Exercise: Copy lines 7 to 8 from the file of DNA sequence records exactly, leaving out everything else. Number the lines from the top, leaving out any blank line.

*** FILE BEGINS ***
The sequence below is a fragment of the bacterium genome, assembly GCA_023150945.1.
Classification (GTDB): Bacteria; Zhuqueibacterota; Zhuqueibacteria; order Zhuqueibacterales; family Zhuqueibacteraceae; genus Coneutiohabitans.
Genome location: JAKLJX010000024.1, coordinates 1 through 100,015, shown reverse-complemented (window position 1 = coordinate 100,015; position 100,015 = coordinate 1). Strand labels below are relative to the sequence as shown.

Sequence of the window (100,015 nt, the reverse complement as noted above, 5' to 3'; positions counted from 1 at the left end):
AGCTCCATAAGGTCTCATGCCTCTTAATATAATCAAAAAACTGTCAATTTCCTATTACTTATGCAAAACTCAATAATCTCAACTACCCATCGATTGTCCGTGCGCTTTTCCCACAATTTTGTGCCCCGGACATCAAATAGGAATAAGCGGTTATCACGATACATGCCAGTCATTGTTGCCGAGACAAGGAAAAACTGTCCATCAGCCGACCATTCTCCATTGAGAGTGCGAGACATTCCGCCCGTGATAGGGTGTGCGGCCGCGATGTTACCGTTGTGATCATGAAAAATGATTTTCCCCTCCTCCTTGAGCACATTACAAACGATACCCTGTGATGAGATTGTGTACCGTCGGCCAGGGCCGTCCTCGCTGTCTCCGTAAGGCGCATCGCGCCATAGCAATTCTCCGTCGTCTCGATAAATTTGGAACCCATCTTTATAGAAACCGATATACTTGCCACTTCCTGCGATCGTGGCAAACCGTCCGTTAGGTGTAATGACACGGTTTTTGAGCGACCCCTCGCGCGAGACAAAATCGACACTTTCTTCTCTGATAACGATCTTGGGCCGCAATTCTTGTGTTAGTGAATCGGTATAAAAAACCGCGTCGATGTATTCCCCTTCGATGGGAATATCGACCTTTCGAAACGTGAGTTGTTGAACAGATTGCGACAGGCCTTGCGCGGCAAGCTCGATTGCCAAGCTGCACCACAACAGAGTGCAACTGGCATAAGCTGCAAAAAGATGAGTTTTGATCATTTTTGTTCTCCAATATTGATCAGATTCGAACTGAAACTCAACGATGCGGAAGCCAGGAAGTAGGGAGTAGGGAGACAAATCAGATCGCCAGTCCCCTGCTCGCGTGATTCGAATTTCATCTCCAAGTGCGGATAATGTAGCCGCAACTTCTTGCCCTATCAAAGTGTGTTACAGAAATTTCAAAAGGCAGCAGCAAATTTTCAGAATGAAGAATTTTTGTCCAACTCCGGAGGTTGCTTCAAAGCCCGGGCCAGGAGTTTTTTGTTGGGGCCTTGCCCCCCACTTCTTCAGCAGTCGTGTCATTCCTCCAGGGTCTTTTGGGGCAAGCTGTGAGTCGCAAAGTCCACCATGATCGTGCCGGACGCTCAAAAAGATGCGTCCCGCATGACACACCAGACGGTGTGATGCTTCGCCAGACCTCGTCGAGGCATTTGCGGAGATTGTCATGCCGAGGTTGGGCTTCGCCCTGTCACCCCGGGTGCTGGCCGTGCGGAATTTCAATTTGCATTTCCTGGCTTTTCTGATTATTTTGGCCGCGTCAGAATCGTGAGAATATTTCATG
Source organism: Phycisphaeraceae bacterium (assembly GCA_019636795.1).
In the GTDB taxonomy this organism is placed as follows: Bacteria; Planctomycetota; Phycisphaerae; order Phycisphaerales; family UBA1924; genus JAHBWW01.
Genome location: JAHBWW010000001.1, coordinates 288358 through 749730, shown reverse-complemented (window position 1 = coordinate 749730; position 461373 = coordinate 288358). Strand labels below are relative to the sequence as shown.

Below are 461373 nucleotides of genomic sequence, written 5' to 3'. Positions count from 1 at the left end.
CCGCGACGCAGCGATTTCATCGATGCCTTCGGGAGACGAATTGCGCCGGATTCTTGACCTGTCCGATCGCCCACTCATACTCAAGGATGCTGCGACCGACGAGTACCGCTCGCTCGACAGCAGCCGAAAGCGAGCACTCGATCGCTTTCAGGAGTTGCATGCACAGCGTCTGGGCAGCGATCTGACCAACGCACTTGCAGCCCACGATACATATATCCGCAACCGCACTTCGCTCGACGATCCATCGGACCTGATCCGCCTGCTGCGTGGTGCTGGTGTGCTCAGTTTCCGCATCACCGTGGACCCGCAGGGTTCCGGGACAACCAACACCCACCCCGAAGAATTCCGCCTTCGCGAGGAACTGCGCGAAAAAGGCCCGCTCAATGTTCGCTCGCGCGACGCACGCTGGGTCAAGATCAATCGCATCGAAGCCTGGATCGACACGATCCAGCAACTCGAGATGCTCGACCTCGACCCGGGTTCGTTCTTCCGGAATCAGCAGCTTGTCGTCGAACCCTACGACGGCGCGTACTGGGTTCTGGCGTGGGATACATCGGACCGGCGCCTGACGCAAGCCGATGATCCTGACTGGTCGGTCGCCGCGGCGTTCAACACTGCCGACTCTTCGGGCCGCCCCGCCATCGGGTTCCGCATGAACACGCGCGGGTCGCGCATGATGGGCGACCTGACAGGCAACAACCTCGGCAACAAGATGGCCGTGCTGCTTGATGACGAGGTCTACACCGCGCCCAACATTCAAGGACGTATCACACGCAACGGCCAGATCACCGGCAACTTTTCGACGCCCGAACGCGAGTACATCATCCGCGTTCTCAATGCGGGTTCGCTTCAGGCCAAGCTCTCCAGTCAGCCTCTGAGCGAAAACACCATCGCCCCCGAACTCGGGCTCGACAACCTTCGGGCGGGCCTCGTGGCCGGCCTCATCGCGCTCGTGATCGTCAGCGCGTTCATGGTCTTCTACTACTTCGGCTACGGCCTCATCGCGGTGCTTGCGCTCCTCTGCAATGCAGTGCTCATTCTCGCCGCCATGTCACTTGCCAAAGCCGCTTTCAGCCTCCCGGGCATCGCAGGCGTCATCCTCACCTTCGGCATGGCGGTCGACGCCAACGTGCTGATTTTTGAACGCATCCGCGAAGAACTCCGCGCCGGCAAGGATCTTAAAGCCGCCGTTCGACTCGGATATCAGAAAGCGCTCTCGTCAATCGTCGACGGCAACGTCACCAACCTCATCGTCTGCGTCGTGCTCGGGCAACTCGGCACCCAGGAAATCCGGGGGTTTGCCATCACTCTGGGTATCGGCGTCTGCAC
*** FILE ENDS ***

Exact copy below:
In the GTDB taxonomy this organism is placed as follows: Bacteria; Planctomycetota; Phycisphaerae; order Phycisphaerales; family UBA1924; genus JAHBWW01.
Genome location: JAHBWW010000001.1, coordinates 288358 through 749730, shown reverse-complemented (window position 1 = coordinate 749730; position 461373 = coordinate 288358). Strand labels below are relative to the sequence as shown.